Table 11 Data file structure created for each variable after running the DQC script.

A detailed description of the R script and the possible tags and associated actions that can be performed on the data can be found in the ‘Technical Validation’ section.

Missing data are indicated with ‘NA’ (Not Available) and can be caused by a data gap that is already present in the raw data and therefore reported in the elaborated data, or by the filtering performed by the DQC script, which may have detected inadmissible data for the reasons listed and described in detail in the ‘Technical Validation’ section.

Each data file contains the time series of processed data related to six years of measurements, for a total of over 210k values; the size of each file exceeds 50 MB, for a total dataset volume of almost 1 GB.

Technical Validation

Data quality check

The monitoring system (see Fig. 6), in addition to the alerting action, performs an automatic, basic check on an hourly basis on the data transmitted by the stations, creating the raw time series; it ensures the integrity of the data structure and the contents of the datasets. In the case of data overlaps or invalid character detection, it alerts the data manager, requesting a manual intervention.

To validate the datasets in more depth, a DQC script was developed that is able to process the raw time series. The DQC script is fed by a variable-specific instruction file that is created manually and reports anomalous events and the action to be taken in each case.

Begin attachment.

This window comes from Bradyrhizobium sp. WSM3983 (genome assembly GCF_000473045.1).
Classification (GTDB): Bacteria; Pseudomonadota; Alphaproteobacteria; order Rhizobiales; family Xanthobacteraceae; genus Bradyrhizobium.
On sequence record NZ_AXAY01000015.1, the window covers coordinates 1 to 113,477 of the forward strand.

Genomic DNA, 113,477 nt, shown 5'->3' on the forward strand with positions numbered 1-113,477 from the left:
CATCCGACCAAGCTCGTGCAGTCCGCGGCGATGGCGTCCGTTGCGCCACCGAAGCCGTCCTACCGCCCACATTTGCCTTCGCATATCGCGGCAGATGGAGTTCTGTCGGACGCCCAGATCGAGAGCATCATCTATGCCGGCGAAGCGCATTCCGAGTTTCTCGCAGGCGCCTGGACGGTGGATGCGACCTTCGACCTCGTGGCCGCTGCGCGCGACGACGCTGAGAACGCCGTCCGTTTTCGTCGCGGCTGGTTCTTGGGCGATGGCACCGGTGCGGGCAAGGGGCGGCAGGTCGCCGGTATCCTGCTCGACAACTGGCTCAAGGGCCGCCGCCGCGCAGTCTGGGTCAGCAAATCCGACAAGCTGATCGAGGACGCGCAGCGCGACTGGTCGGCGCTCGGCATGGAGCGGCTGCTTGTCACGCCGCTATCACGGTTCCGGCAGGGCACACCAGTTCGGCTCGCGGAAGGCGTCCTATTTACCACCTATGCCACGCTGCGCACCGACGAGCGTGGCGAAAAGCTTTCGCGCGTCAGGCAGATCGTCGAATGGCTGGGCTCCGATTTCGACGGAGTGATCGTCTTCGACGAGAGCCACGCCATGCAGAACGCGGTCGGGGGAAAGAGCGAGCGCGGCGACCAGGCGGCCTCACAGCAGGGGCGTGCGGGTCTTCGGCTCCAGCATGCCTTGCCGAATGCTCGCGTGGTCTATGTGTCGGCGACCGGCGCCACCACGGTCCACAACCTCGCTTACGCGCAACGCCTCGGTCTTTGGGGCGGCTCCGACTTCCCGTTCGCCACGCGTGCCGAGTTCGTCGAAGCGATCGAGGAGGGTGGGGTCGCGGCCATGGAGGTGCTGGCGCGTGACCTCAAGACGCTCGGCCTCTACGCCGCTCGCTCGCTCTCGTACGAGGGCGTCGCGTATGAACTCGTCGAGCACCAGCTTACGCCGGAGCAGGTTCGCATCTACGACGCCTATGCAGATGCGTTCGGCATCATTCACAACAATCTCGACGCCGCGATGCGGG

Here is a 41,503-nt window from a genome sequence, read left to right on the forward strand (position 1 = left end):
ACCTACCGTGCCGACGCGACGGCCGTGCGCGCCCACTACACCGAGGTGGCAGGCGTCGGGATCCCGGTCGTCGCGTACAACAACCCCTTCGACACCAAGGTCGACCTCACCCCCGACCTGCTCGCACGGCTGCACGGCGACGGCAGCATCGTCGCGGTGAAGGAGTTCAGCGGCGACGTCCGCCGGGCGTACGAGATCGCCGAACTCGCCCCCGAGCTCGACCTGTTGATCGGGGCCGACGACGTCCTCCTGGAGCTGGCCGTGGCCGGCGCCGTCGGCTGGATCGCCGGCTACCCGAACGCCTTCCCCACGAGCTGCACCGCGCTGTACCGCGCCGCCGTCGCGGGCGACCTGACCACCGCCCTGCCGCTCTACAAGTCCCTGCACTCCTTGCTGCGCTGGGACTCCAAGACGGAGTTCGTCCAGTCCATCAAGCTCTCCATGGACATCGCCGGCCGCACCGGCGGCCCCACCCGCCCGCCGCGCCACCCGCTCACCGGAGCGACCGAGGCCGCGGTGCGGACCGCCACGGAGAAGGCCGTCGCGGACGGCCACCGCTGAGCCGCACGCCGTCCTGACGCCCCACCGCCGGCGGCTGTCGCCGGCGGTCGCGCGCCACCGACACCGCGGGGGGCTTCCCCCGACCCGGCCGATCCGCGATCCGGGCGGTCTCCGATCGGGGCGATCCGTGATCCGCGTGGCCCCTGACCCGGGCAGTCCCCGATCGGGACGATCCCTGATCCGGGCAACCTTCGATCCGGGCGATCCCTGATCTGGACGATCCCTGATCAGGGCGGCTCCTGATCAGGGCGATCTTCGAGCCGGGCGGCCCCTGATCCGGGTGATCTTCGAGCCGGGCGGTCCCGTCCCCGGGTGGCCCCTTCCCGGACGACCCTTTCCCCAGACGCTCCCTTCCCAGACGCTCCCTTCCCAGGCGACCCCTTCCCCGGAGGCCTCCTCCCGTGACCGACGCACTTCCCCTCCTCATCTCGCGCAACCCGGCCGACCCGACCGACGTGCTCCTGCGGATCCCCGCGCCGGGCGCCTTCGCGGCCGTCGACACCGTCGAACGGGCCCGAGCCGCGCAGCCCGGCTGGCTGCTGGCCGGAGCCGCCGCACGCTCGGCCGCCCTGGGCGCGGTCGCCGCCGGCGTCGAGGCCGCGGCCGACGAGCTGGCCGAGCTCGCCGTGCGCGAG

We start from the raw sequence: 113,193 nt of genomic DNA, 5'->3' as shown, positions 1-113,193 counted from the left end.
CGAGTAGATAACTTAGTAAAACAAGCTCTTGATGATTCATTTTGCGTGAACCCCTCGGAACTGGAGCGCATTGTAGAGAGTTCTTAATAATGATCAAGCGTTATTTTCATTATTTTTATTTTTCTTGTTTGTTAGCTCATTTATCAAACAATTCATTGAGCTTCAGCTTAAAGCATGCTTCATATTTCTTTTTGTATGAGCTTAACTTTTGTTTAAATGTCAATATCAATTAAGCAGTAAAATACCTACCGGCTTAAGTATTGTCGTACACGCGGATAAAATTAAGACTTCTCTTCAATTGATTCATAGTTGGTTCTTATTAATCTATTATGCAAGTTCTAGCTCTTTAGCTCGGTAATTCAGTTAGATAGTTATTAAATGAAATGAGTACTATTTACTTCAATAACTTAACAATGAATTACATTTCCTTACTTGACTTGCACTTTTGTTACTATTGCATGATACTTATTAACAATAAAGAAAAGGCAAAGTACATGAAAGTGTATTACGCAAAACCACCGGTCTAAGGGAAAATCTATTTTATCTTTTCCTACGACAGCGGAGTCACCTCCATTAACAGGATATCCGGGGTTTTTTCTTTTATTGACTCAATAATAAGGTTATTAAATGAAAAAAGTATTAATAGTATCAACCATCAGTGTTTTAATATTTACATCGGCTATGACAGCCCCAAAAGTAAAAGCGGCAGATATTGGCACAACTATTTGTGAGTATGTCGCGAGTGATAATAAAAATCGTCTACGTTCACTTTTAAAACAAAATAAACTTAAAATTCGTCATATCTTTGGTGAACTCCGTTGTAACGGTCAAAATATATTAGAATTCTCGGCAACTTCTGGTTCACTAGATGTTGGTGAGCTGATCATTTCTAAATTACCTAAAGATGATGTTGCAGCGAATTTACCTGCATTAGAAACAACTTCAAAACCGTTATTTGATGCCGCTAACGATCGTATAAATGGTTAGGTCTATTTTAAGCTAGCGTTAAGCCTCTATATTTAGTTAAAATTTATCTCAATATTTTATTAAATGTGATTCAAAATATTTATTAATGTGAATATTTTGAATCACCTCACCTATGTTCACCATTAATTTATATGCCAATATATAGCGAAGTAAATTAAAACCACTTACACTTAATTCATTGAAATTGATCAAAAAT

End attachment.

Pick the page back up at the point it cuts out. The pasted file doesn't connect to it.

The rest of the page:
The instruction file contains the following columns: the ‘measurement station’, ‘start date’, and ‘end date’ of the event and the ‘event description’ and ‘value’ related to the event (the value is usually a threshold, an offset, etc.). The DQC script analyses each value of the raw time series and assigns a qualifying tag (associated with the instruction file) to each value; this is useful for any subsequent filtering. Depending on the tag assigned, the raw data undergo a transformation and, as a result, a new, elaborated time series is generated in the output.

Data quality tags

The tags contained in column 7 of the data files are described, along with the associated filters, in Table 12.

Table 12 Description of tags set by the DQC script and filter action description.

The tags ‘Ok’ and ‘Data gap’ do not require any external instructions, since the DQC script manages both automatically.

Wrong’ and ‘Unreliable’ tags are assigned to anomalous values present in the raw time series, adopting the time intervals detected and listed in the instruction file. Usually, these periods coincide with maintenance interventions or sensor failures. If data are definitely unrecoverable (e.g. in the case of data collection in the absence of the sensor), then these data will be tagged as ‘Wrong’ and the script will replace these data with ‘NA’ in the elaborated time series; otherwise, the data will be left unchanged but tagged with ‘unreliable’ to permit the future exclusion of these values.

The tags from rows 5 to 10 in Table 12 apply thresholds and sub-thresholds, which are necessary for the script to determine the action to apply to the raw data; Table 13 shows the list of thresholds used to eliminate or fix the outliers.

Table 13 Measurement thresholds set in the DQC filtering process.